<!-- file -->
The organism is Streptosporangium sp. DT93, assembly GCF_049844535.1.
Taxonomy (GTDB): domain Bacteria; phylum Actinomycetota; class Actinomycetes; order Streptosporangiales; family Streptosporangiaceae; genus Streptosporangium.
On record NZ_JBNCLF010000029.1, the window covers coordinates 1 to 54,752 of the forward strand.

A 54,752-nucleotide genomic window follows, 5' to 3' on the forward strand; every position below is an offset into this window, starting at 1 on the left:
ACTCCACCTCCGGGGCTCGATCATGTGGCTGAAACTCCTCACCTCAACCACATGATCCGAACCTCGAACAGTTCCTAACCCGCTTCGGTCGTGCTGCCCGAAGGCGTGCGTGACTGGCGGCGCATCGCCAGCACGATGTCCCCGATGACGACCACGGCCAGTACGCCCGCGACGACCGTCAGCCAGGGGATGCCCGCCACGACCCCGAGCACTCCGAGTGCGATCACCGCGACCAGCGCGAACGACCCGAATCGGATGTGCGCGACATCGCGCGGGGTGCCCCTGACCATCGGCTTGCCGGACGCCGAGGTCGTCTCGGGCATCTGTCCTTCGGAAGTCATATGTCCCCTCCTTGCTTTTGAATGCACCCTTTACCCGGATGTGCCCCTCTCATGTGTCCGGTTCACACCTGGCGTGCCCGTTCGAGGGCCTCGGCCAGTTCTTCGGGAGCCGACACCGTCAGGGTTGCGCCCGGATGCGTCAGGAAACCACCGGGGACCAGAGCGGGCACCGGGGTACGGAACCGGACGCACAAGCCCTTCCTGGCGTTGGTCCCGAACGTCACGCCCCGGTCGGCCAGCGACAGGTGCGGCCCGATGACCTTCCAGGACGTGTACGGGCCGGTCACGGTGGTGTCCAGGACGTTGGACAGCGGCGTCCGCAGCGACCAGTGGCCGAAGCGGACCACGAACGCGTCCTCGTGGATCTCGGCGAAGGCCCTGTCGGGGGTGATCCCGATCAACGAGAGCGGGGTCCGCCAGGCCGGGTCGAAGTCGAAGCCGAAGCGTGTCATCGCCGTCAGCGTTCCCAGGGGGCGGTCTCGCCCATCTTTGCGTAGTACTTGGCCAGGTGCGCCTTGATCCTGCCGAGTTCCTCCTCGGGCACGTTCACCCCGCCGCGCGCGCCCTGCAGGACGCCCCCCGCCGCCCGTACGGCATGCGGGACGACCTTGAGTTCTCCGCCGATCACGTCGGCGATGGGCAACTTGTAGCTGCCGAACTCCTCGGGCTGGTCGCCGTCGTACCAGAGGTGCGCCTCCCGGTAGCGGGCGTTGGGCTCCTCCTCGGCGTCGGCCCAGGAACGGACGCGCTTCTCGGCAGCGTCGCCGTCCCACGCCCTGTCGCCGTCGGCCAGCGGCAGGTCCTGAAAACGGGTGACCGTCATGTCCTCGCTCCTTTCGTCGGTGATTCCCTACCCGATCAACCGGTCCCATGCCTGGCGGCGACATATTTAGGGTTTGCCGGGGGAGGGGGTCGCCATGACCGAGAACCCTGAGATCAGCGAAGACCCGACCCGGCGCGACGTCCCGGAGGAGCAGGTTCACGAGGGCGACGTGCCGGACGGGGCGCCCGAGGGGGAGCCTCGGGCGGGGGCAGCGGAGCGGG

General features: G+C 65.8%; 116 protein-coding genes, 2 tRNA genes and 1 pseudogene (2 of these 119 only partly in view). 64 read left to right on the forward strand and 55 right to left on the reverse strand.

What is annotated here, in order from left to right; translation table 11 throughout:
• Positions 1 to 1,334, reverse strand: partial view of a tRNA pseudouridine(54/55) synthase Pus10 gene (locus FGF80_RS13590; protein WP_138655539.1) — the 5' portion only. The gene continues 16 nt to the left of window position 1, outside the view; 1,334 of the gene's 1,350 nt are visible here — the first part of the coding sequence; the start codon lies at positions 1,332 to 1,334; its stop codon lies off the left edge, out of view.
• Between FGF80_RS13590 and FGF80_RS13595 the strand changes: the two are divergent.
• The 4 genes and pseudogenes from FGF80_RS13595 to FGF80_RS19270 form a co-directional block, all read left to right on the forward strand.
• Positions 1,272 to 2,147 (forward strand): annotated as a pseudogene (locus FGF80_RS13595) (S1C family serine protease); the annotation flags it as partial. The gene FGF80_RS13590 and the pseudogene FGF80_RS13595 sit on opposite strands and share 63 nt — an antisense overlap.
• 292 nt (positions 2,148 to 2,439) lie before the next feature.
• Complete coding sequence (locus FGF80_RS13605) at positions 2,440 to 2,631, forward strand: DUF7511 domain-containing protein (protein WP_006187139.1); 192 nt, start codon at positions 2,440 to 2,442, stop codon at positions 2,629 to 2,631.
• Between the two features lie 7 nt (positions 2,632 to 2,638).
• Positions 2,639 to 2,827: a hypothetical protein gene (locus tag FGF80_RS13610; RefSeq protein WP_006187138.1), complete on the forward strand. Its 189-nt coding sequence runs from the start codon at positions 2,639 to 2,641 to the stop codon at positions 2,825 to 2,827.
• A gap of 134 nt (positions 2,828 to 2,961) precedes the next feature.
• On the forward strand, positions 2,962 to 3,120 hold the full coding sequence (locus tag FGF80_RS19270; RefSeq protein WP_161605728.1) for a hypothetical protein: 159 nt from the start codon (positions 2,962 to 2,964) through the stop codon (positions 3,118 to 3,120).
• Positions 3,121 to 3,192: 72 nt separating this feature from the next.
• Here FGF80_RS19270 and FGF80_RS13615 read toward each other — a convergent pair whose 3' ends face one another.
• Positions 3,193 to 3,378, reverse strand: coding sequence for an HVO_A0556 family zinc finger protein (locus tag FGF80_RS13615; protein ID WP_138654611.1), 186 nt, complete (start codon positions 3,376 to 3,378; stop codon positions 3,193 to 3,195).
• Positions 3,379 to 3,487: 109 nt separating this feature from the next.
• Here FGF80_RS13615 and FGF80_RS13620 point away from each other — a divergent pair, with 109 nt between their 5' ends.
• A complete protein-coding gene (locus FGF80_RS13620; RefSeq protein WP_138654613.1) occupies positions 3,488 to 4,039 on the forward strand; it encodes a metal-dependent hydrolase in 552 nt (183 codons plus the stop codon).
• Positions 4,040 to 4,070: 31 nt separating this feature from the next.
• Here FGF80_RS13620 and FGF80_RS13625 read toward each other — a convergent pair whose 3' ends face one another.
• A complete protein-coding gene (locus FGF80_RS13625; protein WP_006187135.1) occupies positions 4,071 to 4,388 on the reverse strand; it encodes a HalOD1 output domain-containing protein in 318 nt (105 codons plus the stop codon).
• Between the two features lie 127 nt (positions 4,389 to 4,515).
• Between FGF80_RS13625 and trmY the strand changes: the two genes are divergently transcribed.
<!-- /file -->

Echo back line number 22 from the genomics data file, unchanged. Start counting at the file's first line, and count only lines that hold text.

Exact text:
• Here FGF80_RS13615 and FGF80_RS13620 point away from each other — a divergent pair, with 109 nt between their 5' ends.